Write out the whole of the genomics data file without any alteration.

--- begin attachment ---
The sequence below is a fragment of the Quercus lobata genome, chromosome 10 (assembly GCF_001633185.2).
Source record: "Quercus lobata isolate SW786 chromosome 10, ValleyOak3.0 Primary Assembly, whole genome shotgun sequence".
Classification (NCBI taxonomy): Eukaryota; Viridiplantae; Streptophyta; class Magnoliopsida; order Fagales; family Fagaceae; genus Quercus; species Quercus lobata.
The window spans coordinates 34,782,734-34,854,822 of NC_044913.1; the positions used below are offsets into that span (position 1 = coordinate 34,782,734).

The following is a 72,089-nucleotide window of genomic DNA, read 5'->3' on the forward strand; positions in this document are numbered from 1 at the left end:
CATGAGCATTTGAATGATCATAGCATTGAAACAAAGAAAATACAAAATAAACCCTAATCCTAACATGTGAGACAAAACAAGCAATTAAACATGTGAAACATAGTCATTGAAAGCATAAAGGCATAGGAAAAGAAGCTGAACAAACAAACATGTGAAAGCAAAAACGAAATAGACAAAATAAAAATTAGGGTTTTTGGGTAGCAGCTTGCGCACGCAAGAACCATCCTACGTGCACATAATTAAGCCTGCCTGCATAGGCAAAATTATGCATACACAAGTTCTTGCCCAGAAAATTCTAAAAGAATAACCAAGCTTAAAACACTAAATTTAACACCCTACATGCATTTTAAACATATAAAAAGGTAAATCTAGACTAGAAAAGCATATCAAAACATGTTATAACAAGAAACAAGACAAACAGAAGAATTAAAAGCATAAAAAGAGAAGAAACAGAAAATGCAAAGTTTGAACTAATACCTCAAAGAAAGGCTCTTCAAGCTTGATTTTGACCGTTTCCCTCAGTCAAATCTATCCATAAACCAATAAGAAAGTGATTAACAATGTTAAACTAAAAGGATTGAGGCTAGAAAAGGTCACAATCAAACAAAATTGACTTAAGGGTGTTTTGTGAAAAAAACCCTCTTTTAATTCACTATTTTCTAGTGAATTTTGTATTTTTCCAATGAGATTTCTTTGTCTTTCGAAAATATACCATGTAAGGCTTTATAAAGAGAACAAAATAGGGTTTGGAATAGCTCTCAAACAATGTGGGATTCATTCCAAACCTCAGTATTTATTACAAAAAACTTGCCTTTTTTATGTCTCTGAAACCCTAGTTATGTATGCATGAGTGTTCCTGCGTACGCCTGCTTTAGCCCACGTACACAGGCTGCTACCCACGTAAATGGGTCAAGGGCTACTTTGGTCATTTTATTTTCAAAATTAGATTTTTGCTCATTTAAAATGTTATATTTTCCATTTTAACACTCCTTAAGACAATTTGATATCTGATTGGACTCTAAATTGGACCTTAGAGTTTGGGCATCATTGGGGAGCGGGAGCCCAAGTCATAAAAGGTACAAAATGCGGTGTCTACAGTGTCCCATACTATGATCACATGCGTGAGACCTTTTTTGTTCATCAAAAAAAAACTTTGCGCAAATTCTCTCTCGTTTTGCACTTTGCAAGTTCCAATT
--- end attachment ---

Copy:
The sequence below is a fragment of the Quercus lobata genome, chromosome 10 (assembly GCF_001633185.2).
Source record: "Quercus lobata isolate SW786 chromosome 10, ValleyOak3.0 Primary Assembly, whole genome shotgun sequence".
Classification (NCBI taxonomy): Eukaryota; Viridiplantae; Streptophyta; class Magnoliopsida; order Fagales; family Fagaceae; genus Quercus; species Quercus lobata.
The window spans coordinates 34,782,734-34,854,822 of NC_044913.1; the positions used below are offsets into that span (position 1 = coordinate 34,782,734).

The following is a 72,089-nucleotide window of genomic DNA, read 5'->3' on the forward strand; positions in this document are numbered from 1 at the left end:
CATGAGCATTTGAATGATCATAGCATTGAAACAAAGAAAATACAAAATAAACCCTAATCCTAACATGTGAGACAAAACAAGCAATTAAACATGTGAAACATAGTCATTGAAAGCATAAAGGCATAGGAAAAGAAGCTGAACAAACAAACATGTGAAAGCAAAAACGAAATAGACAAAATAAAAATTAGGGTTTTTGGGTAGCAGCTTGCGCACGCAAGAACCATCCTACGTGCACATAATTAAGCCTGCCTGCATAGGCAAAATTATGCATACACAAGTTCTTGCCCAGAAAATTCTAAAAGAATAACCAAGCTTAAAACACTAAATTTAACACCCTACATGCATTTTAAACATATAAAAAGGTAAATCTAGACTAGAAAAGCATATCAAAACATGTTATAACAAGAAACAAGACAAACAGAAGAATTAAAAGCATAAAAAGAGAAGAAACAGAAAATGCAAAGTTTGAACTAATACCTCAAAGAAAGGCTCTTCAAGCTTGATTTTGACCGTTTCCCTCAGTCAAATCTATCCATAAACCAATAAGAAAGTGATTAACAATGTTAAACTAAAAGGATTGAGGCTAGAAAAGGTCACAATCAAACAAAATTGACTTAAGGGTGTTTTGTGAAAAAAACCCTCTTTTAATTCACTATTTTCTAGTGAATTTTGTATTTTTCCAATGAGATTTCTTTGTCTTTCGAAAATATACCATGTAAGGCTTTATAAAGAGAACAAAATAGGGTTTGGAATAGCTCTCAAACAATGTGGGATTCATTCCAAACCTCAGTATTTATTACAAAAAACTTGCCTTTTTTATGTCTCTGAAACCCTAGTTATGTATGCATGAGTGTTCCTGCGTACGCCTGCTTTAGCCCACGTACACAGGCTGCTACCCACGTAAATGGGTCAAGGGCTACTTTGGTCATTTTATTTTCAAAATTAGATTTTTGCTCATTTAAAATGTTATATTTTCCATTTTAACACTCCTTAAGACAATTTGATATCTGATTGGACTCTAAATTGGACCTTAGAGTTTGGGCATCATTGGGGAGCGGGAGCCCAAGTCATAAAAGGTACAAAATGCGGTGTCTACAGTGTCCCATACTATGATCACATGCGTGAGACCTTTTTTGTTCATCAAAAAAAAACTTTGCGCAAATTCTCTCTCGTTTTGCACTTTGCAAGTTCCAATT